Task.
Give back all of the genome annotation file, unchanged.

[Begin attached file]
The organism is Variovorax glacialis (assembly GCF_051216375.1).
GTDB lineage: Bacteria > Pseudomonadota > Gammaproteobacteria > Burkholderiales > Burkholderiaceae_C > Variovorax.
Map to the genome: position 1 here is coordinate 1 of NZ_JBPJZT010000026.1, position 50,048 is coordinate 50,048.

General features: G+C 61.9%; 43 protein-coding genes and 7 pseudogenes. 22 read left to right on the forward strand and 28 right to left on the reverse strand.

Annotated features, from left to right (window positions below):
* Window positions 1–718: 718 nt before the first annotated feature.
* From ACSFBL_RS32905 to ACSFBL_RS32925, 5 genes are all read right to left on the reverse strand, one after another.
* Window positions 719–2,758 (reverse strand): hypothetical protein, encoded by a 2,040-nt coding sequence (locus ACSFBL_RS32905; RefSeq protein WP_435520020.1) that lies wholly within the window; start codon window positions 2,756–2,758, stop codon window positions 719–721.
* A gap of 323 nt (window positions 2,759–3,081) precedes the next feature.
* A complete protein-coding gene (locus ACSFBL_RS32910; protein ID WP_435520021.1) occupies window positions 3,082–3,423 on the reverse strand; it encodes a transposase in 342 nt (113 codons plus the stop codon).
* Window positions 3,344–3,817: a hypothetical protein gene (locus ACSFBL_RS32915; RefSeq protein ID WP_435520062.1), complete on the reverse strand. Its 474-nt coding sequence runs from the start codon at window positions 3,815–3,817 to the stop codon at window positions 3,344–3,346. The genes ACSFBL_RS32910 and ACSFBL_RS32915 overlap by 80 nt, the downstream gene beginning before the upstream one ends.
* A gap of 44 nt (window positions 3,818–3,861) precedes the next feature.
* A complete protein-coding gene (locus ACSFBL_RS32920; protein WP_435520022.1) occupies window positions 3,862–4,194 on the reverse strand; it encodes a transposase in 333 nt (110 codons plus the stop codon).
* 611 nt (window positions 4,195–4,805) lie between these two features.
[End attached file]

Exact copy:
The organism is Variovorax glacialis (assembly GCF_051216375.1).
GTDB lineage: Bacteria > Pseudomonadota > Gammaproteobacteria > Burkholderiales > Burkholderiaceae_C > Variovorax.
Map to the genome: position 1 here is coordinate 1 of NZ_JBPJZT010000026.1, position 50,048 is coordinate 50,048.

General features: G+C 61.9%; 43 protein-coding genes and 7 pseudogenes. 22 read left to right on the forward strand and 28 right to left on the reverse strand.

Annotated features, from left to right (window positions below):
* Window positions 1–718: 718 nt before the first annotated feature.
* From ACSFBL_RS32905 to ACSFBL_RS32925, 5 genes are all read right to left on the reverse strand, one after another.
* Window positions 719–2,758 (reverse strand): hypothetical protein, encoded by a 2,040-nt coding sequence (locus ACSFBL_RS32905; RefSeq protein WP_435520020.1) that lies wholly within the window; start codon window positions 2,756–2,758, stop codon window positions 719–721.
* A gap of 323 nt (window positions 2,759–3,081) precedes the next feature.
* A complete protein-coding gene (locus ACSFBL_RS32910; protein ID WP_435520021.1) occupies window positions 3,082–3,423 on the reverse strand; it encodes a transposase in 342 nt (113 codons plus the stop codon).
* Window positions 3,344–3,817: a hypothetical protein gene (locus ACSFBL_RS32915; RefSeq protein ID WP_435520062.1), complete on the reverse strand. Its 474-nt coding sequence runs from the start codon at window positions 3,815–3,817 to the stop codon at window positions 3,344–3,346. The genes ACSFBL_RS32910 and ACSFBL_RS32915 overlap by 80 nt, the downstream gene beginning before the upstream one ends.
* A gap of 44 nt (window positions 3,818–3,861) precedes the next feature.
* A complete protein-coding gene (locus ACSFBL_RS32920; protein WP_435520022.1) occupies window positions 3,862–4,194 on the reverse strand; it encodes a transposase in 333 nt (110 codons plus the stop codon).
* 611 nt (window positions 4,195–4,805) lie between these two features.